“Looking ahead to the fourth quarter, we see more of the same,” he told them. “We expect customer activity to decline across all basins in North America land, impacting both our drilling and completion businesses.”

Miller said customers are telling Halliburton that rig counts and completion jobs may be lower in the fourth quarter this year, compared to the same period a year ago.

“While holidays and potential weather impacts are the usual culprits, other drivers of this continued activity decline are our customers’ free cash flow generation commitments, an oversupplied gas market and concerns about oil demand softness in 2020.”

A flowing commitment

Oil and gas exploration and production companies based in Oklahoma continue to grapple with investors’ demands to boost cash flows.

Gulfport Energy, for example, stated its aim was to improve its cash flow when it announced it had completed a process to cut 13% of its employees and boost early retirement of its debts in November.

Chaparral Energy sold its corporate headquarters, cut about $8 million in debt, reduced the company’s corporate workforce by 23% and trimmed its capital expenditures plan with the same goal in mind

Devon Energy has concentrated hard on drilling and completing wells as efficiently as possible to boost cash flows.

Laredo Petroleum celebrated producing a positive cash flow in the third quarter of 2019, with officials adding it hoped to continue that trend.

Chesapeake Energy hopes to be generating free cash flow by next year.

And Energy Transfer’s $5.1 billion bid to acquire SemGroup, which shareholders approved this week, included positive cash flow considerations, while generating a return to shareholders also was the primary motivation behind a $1 billion deal Roan shareholders also approved this week that will take Roan private.

“Most public upstream companies have limited access to external capital and are dedicating their internal funds to production growth and capital returns to shareholders,” said Andrew Dittmar, a senior mergers and acquisitions analyst at Enverus, commenting on the Roan proposal.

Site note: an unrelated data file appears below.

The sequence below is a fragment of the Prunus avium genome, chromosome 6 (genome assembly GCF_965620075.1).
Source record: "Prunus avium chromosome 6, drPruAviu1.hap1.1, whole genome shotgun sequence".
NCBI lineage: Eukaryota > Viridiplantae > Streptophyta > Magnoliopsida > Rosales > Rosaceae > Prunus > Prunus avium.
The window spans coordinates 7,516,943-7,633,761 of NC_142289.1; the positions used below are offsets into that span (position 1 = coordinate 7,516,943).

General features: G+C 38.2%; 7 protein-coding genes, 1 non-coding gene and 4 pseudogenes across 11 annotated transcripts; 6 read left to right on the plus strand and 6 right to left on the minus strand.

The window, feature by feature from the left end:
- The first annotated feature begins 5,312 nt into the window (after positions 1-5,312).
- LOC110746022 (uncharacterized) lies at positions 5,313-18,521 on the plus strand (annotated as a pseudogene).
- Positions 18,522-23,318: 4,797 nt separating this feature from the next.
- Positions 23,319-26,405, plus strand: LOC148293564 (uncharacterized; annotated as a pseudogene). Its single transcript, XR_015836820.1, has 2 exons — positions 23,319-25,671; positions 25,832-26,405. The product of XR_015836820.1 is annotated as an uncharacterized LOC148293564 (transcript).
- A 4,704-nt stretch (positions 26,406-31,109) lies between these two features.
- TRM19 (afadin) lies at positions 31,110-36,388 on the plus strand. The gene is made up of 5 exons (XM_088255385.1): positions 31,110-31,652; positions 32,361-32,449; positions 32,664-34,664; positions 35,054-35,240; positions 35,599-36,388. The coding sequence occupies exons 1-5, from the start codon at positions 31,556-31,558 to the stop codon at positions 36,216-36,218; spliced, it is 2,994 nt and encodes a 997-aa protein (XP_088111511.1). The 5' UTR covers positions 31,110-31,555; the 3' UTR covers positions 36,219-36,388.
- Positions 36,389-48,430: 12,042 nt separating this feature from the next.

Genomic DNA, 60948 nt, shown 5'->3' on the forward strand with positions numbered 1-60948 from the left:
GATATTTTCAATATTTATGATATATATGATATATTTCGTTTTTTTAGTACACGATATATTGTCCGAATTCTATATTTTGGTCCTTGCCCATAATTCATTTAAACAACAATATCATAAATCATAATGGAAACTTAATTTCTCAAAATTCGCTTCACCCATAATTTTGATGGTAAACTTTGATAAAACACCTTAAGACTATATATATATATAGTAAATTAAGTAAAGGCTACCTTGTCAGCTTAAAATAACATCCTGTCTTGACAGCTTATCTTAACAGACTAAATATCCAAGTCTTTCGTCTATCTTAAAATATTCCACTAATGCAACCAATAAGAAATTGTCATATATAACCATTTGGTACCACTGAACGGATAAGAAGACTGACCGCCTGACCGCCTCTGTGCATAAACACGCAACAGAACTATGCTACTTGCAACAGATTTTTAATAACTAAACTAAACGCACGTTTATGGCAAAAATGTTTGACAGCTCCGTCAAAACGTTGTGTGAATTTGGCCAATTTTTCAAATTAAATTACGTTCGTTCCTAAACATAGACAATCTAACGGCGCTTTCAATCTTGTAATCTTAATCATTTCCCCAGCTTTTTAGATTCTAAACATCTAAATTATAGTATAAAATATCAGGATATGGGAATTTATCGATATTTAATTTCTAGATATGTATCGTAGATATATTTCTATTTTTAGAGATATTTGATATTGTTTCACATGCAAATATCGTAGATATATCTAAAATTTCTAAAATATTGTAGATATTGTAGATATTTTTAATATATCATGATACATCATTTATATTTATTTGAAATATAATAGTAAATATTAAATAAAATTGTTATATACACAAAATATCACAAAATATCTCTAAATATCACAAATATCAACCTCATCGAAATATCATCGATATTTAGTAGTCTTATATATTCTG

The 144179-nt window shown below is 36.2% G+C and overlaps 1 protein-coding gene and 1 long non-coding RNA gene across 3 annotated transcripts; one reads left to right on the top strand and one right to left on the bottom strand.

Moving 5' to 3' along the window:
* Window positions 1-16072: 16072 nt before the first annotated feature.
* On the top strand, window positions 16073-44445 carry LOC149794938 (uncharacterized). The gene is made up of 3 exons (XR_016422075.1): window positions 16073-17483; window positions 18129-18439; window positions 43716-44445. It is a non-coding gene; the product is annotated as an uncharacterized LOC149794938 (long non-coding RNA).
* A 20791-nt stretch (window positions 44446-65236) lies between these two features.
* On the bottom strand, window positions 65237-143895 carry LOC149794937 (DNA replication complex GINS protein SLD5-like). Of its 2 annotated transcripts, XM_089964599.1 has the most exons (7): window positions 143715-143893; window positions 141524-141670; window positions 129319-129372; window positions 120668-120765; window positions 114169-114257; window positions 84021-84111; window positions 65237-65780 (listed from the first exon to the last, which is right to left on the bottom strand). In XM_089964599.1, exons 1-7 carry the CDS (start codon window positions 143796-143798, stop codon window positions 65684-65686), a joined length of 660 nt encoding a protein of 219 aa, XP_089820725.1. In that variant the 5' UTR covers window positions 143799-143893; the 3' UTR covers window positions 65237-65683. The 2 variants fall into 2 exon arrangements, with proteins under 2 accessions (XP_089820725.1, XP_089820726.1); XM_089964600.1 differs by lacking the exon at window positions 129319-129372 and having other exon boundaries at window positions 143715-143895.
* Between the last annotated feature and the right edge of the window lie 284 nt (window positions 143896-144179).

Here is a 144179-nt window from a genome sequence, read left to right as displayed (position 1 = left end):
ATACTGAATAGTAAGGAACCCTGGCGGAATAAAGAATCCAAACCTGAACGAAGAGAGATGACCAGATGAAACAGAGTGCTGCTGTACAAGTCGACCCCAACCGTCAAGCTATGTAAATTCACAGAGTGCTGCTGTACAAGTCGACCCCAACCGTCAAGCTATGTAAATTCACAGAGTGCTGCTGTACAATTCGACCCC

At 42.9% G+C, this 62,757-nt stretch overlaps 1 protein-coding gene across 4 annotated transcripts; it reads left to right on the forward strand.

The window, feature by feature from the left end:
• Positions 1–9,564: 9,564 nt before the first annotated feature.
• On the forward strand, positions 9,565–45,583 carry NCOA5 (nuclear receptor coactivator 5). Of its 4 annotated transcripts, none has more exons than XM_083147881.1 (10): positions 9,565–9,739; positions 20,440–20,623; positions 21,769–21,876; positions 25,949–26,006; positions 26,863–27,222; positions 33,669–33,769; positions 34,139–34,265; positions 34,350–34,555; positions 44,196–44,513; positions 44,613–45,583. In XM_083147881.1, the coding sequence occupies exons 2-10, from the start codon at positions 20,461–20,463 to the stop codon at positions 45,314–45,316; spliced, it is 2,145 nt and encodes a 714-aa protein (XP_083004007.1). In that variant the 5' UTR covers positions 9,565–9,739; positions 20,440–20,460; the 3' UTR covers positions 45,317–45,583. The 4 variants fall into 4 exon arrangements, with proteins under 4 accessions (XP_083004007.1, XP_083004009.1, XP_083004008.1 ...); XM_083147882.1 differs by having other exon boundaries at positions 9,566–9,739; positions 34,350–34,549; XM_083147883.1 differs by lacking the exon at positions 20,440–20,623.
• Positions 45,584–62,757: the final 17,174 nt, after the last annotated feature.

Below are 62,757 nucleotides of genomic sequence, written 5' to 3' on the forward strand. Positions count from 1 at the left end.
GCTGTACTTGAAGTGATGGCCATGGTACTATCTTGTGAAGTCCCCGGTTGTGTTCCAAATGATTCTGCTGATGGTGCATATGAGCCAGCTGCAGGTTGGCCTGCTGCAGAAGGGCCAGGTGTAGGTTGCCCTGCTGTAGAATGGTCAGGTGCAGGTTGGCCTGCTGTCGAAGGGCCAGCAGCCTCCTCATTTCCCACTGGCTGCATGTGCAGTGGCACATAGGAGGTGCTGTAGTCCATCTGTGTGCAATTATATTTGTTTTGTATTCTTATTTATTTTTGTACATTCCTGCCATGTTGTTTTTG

Steve Agee, an economics professor who is the dean of the Meinders School of Business at Oklahoma City University, agreed this week that oil and gas company executives are working in a different world than they once did.

“The model we used to use in the industry was that CEOs got bonuses predicated on reserve or production growth, at the expense of return on equity,” Agee said.

“Now, investors take a dim view of that. They want a return on their equity, and that means cash liquidity. They want to see that, the same as they are getting it in other industries.”

Saturated gas

It has been nearly a year since natural gas sold at the Henry Hub was getting $4 or more per million British thermal units. Since January, the commodity hasn’t been fetching more than $3. During the summer, its value had fallen well under $3, and its most recent high-mark was set on Nov. 5 when the hub was selling the fuel for $2.86 per million British thermal units.

Supply and demand are key factors in its value. While natural gas usage has climbed across much of the nation as utilities have moved more toward using that fuel instead of coal to generate electricity, supplies have had no difficulty in keeping up.

A report published Nov. 22 by the U.S. Energy Information Administration showed there was about 3.6 trillion cubic feet in underground storage — within about 30 billion cubic feet of its running five-year average for that time of year.